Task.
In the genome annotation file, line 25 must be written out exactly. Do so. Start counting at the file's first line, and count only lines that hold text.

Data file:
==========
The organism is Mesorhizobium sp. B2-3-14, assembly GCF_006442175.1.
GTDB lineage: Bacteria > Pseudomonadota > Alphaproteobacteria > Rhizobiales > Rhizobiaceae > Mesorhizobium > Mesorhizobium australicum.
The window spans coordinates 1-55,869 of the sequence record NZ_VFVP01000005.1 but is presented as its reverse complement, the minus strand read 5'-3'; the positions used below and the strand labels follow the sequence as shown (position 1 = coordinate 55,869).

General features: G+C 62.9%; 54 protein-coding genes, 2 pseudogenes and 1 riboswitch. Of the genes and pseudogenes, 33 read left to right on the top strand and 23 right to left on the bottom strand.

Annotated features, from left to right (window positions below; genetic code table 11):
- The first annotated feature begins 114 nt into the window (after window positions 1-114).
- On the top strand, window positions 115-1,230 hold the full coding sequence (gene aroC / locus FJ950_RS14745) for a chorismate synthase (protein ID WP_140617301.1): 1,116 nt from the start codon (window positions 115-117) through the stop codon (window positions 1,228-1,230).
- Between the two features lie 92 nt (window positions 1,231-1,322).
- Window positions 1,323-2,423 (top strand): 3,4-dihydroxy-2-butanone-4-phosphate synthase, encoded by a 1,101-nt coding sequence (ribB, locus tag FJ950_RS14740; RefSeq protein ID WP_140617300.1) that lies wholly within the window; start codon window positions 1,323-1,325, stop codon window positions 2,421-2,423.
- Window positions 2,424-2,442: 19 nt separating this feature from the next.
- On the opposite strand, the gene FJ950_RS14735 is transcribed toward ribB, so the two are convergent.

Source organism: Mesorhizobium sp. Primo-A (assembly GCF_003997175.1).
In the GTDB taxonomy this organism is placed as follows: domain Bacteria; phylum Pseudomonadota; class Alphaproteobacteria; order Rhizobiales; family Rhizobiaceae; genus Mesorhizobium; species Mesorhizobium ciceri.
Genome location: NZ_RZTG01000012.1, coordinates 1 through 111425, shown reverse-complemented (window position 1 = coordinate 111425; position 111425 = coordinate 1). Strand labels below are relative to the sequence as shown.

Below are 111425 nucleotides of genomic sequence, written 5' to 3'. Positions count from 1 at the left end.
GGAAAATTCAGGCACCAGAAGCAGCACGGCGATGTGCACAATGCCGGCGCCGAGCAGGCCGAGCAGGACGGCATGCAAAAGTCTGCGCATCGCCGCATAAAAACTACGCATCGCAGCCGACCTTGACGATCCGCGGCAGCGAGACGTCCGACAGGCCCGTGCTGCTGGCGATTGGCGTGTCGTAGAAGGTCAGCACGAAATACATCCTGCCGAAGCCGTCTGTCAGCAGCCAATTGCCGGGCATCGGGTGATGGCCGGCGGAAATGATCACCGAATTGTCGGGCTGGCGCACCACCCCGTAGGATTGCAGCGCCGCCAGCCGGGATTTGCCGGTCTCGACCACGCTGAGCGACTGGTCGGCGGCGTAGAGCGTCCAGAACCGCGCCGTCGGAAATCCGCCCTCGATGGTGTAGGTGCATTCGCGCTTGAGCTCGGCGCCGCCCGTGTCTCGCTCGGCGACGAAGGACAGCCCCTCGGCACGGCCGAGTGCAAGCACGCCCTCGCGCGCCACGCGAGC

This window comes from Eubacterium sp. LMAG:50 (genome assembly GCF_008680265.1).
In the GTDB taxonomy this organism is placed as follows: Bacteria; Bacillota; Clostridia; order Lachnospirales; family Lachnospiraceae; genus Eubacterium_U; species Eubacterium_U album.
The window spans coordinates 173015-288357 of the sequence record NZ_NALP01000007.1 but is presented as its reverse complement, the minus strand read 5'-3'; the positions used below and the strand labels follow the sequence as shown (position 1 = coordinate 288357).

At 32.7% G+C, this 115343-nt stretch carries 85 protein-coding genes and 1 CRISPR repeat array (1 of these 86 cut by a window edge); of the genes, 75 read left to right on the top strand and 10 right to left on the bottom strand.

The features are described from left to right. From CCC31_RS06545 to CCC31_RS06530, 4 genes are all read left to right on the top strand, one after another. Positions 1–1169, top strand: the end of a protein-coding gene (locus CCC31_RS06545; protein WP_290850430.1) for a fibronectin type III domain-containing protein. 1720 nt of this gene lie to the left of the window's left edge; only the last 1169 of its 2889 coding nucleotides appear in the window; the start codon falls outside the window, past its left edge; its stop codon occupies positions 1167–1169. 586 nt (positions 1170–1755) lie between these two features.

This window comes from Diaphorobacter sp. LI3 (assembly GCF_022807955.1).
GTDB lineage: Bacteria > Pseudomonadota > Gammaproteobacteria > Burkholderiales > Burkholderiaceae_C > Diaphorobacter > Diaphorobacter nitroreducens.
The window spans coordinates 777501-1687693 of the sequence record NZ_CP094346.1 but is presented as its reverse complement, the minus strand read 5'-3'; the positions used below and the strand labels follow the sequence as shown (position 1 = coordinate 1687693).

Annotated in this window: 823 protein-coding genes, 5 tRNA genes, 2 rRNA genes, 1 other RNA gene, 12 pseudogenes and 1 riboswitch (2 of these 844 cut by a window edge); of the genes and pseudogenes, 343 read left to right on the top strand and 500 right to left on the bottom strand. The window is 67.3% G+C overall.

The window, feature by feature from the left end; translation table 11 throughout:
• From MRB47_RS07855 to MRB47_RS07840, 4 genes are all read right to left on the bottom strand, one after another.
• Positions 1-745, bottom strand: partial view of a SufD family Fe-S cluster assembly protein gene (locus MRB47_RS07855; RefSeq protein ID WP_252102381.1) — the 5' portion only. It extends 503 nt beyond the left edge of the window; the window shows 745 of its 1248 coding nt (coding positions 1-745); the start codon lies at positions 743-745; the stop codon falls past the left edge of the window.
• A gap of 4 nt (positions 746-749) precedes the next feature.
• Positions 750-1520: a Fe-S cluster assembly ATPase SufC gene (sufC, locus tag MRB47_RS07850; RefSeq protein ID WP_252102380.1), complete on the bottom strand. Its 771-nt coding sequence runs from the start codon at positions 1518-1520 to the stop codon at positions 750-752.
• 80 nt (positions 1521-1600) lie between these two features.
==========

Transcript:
Annotated in this window: 823 protein-coding genes, 5 tRNA genes, 2 rRNA genes, 1 other RNA gene, 12 pseudogenes and 1 riboswitch (2 of these 844 cut by a window edge); of the genes and pseudogenes, 343 read left to right on the top strand and 500 right to left on the bottom strand. The window is 67.3% G+C overall.